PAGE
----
became gray and speckled. And we made that look, you know, in tune, in vogue with customers. So, I came to really enjoy the time working with the EDF team. We had many dinners,
late-night discussions, we went to a ball game together. We became friends. And that’s when I learned a life lesson. That these NGO crusaders, they’re really no different than me. They care, they have passion, we’re just not different. So, we had a six-month partnership that ended up producing a 42-point
waste reduction action plan. To reduce, reuse, recycle. We measured it during
the decade of the ’90s, and over 10 years we reduced
300 million pounds of waste. Now, if you’re wondering
about that polystyrene clamshell, yeah, we ditched it. And luckily, I still had a job. And this partnership was so successful that we went on to recycle
the idea to work with critics. Collaborate with them
on solutions that could work for society and for business. But could this idea of collaborating work with the most contrarian folks? And on issues that are, you know,
not within our direct control. Like animal rights. Now, animal rights, obviously they don’t want
animals used for meat. McDonald’s, probably
the biggest purchaser of meat in the food service industry. So there’s a natural conflict there. But I thought it would be best to go visit and learn from
the most vociferous and vigilant critics we had at that time, which were Henry Spira,
head of Animal Rights International, and Peter Singer, who wrote the book “Animal Liberation,” which is considered the modern treatise
about animal rights. You know, I read Peter’s book to prepare, I tried to get into his mindset, and I have to admit, it was tough, I’m not becoming a vegan, my company wasn’t going that way. But I really thought we could learn a lot. And so I set up a breakfast meeting
in New York City. And I remember sitting down,
getting ready, and I decided I’m not
going to order my favorite, which is you know, bacon
and sausage and eggs. (Laughter) And I’m just going to stick
to the pastries. But I have to admit, I was waiting for the adversarial
discussion to happen. And it never did. Henry and Peter were just gracious, they were caring, they were smart,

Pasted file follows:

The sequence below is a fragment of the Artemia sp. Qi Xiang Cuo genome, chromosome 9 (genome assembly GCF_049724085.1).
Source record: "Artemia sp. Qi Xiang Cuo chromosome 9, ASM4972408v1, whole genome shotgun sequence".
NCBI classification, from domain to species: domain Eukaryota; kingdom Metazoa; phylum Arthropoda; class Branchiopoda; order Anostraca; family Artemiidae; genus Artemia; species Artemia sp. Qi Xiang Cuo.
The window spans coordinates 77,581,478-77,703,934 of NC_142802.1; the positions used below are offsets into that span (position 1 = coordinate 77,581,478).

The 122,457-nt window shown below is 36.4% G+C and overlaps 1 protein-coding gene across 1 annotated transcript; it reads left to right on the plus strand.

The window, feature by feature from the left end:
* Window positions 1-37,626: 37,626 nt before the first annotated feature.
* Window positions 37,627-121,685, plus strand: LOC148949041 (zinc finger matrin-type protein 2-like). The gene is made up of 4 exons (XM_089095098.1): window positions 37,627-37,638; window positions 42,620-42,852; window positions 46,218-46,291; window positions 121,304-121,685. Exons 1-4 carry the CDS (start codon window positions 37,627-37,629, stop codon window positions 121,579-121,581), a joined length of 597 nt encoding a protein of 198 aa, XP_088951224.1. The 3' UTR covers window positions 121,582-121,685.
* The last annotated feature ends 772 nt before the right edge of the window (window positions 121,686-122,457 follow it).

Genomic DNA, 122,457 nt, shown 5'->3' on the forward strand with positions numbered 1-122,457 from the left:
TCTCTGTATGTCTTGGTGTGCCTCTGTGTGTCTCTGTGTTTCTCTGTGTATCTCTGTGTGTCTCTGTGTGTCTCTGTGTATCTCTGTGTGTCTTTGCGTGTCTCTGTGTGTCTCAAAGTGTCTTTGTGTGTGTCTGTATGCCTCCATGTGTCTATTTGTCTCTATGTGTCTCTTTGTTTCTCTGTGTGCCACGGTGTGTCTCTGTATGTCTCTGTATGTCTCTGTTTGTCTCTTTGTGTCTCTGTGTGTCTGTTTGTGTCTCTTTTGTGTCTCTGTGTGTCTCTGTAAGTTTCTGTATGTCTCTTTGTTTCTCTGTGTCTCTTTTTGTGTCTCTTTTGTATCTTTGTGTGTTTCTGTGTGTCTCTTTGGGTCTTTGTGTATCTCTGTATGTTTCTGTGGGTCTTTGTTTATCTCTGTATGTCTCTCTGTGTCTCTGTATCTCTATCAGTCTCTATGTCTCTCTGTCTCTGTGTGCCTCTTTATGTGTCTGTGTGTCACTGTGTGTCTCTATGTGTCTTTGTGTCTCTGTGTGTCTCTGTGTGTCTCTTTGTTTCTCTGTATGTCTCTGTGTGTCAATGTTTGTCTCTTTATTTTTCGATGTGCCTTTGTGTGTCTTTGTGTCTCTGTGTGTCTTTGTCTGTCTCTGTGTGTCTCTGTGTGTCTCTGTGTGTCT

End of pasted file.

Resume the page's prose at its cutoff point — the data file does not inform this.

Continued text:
they asked good questions. I told them about
how working on animal welfare is very tough for McDonald’s because our direct suppliers,
they only make meat patties. The animals are three or four steps
removed from our influence. And they were very empathetic. And while we were so directly opposed in terms of the missions
of our organizations, I felt that I had learned a lot. And best of all, they gave me
a terrific recommendation. And that is, they said, “You should work with Dr. Temple Grandin.” Now, I didn’t know her at the time. But I tell you, she’s the most renowned expert,
then and now, on animal behavior. And she knows how animals move
and how they should react in facilities. So I end up meeting her, and she’s the very best type of critic, in a sense that
she just loves the animals, wants to protect them, but she also understands
the reality of the meat business. And I’ll always remember, I had never been
to a slaughterhouse in my life, and so I go with her for my first trip. I didn’t know what to expect. And we find that the animal handlers
have electric prods in their hands, and are basically zapping
almost every animal in the facility. We’re both appalled,
she’s jumping up and down, you’d have to know her, she’s saying, “This can’t be,
this isn’t right, we could use flags,
we could use plastic bags, we could redesign the corrals
for natural behavior.” Well I set up Temple with our suppliers to set up standards and guidelines. And ways to measure her ideas
of implementing animal welfare. We did this for the next
two to five years. And it all got integrated,
it all got enforced. By the way, two of McDonald’s
suppliers lost business because they didn’t meet our standards. And best of all, all these standards ended up scaling
to the entire industry. And no more zapping of those animals. Now, what about issues
that we’re blamed for elsewhere? Like deforestation. You know, on that issue, I always thought, policy makers and government,
that’s their role. Never thought it would end up in my lap. But I remember in early April 2006, I opened up my Blackberry, and I’m reading about
Greenpeace campaigners showing up in the UK by the dozens, dressed as chickens, having breakfast at McDonald’s and chaining themselves
to the chairs and tables. So they got a lot of attention, including mine. And I was wondering if the report
that they had just released, it was called “Eating Up the Amazon.” And by the way, soy
is a key ingredient for chicken feed, and that’s the connection to McDonald’s. So I called my trusted friends